Stacey Cutten answered on 9 Mar 2015:
After GCSEs and A levels I chose to do an apprenticeship instead of going to university like most other people in my year did.
For the next 2 years I will be at college whilst at work, earning a ‘Level 3’ qualification. Then after that I will get a Level 4 and 5, before getting a degree – if I need one.
I know it sounds very complicated, but it’s lovely to be earning whilst i’m learning!
Gosha Barzowska answered on 15 Mar 2015:
I didn’t know who I wanted to be when I was 18 so I decided to take some time to think about it. In the mean time I was doing loads of different sorts of jobs – check my profile to find out more! At some point I decided invest in my future as I didn’t want to be a waitress anymore. I signed up to Open University and did Maths and Engineering courses for 2 year! Then I found out about the Apprenticeship – which is also called a ‘Sponsored Degree’ because your employer pays for you to go to school and gain education so one day you can become an engineer and work for them – sounds like a good deal right? So I signed up and got a job! I think it was the best decision I have ever done 😉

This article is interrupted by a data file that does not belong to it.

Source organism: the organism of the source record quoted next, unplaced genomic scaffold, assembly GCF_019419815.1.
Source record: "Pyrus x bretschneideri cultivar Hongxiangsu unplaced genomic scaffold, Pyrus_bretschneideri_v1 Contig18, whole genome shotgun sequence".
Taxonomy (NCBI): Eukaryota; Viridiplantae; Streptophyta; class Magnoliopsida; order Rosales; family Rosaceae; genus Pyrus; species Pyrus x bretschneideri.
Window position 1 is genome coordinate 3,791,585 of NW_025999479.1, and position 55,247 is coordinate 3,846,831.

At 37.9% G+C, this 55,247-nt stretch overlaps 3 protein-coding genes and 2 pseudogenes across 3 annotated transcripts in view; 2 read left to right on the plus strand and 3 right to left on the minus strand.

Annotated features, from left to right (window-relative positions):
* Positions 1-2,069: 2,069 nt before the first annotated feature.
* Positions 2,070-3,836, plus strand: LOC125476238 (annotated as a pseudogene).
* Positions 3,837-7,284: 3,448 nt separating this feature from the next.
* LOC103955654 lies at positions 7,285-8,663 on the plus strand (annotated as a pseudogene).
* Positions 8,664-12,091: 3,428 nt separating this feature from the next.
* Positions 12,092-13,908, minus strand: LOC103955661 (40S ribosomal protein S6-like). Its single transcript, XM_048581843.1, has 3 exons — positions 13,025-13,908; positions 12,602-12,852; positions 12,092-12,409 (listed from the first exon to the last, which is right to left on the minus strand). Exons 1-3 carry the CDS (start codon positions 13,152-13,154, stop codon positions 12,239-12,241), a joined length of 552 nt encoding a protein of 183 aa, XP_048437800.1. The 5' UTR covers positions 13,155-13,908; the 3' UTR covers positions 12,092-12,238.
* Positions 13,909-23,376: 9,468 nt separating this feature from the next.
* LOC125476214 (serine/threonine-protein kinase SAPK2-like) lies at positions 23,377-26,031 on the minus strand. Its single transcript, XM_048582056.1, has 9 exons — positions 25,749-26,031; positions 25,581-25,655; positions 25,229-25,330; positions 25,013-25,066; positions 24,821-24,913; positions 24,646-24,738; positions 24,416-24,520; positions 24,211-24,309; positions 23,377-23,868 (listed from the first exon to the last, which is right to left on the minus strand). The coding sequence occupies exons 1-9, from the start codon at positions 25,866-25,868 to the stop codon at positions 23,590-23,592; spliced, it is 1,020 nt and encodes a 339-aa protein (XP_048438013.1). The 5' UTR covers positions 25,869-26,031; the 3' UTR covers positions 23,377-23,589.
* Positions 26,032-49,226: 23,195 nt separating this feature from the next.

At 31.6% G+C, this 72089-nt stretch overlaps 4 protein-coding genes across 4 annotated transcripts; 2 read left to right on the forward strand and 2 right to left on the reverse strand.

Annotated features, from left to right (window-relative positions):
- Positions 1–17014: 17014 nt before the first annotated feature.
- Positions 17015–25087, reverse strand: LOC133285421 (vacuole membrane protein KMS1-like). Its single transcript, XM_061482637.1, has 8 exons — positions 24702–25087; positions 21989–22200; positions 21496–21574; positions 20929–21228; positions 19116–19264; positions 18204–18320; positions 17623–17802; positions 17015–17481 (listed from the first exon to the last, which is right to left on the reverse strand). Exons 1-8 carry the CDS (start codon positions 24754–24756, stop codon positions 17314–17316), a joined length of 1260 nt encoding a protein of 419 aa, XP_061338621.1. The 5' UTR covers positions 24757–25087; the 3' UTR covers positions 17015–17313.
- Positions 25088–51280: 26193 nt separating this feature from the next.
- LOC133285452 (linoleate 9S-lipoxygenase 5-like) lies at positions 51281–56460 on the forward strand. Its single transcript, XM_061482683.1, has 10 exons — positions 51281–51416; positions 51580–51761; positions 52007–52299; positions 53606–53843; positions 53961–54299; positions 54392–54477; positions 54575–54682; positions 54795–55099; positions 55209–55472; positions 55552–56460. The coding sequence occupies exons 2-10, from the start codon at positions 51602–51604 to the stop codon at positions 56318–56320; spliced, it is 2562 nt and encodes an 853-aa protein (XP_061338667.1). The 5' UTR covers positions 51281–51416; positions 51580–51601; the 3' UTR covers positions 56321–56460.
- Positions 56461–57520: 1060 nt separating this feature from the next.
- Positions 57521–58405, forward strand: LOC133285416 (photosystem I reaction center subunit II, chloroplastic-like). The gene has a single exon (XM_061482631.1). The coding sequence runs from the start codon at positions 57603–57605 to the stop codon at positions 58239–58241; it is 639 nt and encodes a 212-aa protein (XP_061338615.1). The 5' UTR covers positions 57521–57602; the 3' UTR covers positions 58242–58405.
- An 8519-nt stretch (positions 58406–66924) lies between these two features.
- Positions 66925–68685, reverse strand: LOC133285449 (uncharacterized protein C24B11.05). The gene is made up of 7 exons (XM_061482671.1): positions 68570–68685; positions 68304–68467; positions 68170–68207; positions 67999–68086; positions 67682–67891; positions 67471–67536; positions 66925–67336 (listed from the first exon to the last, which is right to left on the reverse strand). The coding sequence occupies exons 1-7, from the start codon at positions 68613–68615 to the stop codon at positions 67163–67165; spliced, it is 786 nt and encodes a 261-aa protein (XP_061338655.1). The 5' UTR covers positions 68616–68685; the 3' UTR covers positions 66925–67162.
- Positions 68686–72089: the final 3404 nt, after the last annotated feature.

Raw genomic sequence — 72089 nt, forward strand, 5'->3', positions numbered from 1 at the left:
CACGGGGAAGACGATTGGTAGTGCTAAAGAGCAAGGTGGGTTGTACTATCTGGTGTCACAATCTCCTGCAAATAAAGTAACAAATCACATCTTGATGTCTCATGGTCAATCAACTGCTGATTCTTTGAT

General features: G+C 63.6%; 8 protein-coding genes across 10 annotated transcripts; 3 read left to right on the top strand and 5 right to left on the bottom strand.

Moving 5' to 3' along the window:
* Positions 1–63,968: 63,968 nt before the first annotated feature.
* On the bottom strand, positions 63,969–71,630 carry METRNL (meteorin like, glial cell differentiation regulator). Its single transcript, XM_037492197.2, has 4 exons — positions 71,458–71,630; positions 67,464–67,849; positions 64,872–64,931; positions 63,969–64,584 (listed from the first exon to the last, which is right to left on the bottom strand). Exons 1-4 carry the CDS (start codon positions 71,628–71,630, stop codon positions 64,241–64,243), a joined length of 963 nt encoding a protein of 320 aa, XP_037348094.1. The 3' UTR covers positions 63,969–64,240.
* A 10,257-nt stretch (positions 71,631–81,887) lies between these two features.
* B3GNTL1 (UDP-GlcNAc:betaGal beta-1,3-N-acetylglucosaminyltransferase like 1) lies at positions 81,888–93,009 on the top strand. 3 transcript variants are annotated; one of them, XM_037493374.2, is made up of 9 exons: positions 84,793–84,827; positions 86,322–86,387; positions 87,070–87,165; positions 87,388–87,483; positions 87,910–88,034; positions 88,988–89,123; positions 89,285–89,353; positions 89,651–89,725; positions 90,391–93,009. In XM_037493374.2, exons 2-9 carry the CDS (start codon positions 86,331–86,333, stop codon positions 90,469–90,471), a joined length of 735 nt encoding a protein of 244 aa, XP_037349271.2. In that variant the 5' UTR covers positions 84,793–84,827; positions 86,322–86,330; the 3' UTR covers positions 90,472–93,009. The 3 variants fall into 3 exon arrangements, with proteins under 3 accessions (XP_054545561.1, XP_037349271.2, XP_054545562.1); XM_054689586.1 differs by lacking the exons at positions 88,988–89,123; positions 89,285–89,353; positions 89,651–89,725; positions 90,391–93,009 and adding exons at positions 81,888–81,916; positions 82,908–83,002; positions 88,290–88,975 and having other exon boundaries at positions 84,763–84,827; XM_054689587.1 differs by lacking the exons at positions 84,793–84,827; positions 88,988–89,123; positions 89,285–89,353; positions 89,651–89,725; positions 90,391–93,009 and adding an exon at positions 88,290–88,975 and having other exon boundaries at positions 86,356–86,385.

Steve Cox answered on 16 Mar 2015:
I decided to become an engineer around the age of 14, I then ensured I’d selected the correct GCSE’s and then the correct A levels that would eventually lead to me studying Mechanical Engineering at university.
In my last year at school whilst doing my A levels I applied for a Student Apprenticeship with Jaguar Cars and was successful.
That way I studied the theoretical stuff at university, whilst at the same time getting practical work experience, and learning lots about the different aspects of making cars.
I graduated with a Mechanical Engineering degree and as a fully qualified apprentice, and then went straight into a job as a development engineer.
Huw Williams answered on 16 Mar 2015:
As with some of the other here after my GCSE;s and A Levels I joined Rolls-Royce as a Higher Technical Apprentice.
That started me off on a journey of 3 years training which has involved;
Basic Workshop Skills (Learning how to make things using machines)
On the Job Training (Being taught by your colleagues and Peers as you work)
A University Degree (1 day a week I go to university to Study Mechanical Engineering)
Plus a large number of other training course including, Technical Drawing, Problem Solving and Process Improvement.
So after all that I’m now a fully fledged Safety and Reliability Engineer 🙂
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